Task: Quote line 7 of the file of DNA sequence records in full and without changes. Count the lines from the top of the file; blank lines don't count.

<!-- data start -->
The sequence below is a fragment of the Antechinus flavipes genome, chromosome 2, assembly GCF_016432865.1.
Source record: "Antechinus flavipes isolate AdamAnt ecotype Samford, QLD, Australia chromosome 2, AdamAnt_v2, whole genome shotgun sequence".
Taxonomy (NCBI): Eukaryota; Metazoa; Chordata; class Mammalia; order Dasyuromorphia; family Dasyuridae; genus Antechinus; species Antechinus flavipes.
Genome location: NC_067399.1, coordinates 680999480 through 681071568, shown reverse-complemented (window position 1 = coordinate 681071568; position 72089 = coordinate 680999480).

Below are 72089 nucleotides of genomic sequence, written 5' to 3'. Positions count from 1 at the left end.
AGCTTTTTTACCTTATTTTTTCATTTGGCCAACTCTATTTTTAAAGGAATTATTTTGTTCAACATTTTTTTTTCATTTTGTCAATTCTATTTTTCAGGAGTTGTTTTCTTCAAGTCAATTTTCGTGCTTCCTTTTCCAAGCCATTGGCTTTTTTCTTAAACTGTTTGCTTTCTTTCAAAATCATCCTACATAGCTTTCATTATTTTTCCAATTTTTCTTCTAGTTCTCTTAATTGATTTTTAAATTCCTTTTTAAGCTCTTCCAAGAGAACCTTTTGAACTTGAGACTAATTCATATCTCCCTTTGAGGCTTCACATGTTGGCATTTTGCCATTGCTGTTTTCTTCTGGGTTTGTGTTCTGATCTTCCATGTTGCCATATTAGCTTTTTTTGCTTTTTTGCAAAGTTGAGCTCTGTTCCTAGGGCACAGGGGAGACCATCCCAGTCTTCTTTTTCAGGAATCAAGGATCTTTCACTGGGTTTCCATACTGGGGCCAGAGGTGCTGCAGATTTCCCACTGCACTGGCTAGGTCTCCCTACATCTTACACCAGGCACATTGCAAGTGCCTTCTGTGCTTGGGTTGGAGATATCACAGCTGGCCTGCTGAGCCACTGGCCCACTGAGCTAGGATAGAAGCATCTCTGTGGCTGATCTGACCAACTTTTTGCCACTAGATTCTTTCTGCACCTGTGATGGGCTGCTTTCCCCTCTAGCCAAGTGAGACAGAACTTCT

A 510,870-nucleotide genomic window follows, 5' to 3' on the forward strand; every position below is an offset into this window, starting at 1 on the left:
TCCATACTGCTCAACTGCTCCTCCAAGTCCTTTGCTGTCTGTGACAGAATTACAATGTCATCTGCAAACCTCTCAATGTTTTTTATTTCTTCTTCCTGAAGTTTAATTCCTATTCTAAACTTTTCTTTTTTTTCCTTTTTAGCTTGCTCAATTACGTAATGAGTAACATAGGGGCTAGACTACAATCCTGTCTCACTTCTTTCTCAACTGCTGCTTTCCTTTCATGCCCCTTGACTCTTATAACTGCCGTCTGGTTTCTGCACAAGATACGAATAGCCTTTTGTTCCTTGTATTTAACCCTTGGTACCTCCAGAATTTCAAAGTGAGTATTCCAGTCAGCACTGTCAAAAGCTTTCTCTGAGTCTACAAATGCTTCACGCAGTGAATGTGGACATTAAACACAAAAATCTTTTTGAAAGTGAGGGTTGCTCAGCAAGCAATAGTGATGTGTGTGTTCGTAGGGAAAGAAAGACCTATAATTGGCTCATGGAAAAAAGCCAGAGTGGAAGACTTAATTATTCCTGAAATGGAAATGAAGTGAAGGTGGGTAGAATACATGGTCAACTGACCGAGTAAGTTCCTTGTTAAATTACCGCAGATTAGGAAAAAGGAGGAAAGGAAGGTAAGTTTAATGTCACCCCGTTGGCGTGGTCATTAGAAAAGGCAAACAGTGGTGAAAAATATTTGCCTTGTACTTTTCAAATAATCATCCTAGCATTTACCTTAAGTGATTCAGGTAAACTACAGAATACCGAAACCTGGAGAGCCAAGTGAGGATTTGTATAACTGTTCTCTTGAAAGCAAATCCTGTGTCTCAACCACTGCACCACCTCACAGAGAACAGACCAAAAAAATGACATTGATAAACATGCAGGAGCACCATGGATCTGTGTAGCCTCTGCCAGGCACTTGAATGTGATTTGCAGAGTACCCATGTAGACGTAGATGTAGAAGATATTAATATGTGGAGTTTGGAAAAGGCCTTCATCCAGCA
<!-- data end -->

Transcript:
A 510,870-nucleotide genomic window follows, 5' to 3' on the forward strand; every position below is an offset into this window, starting at 1 on the left: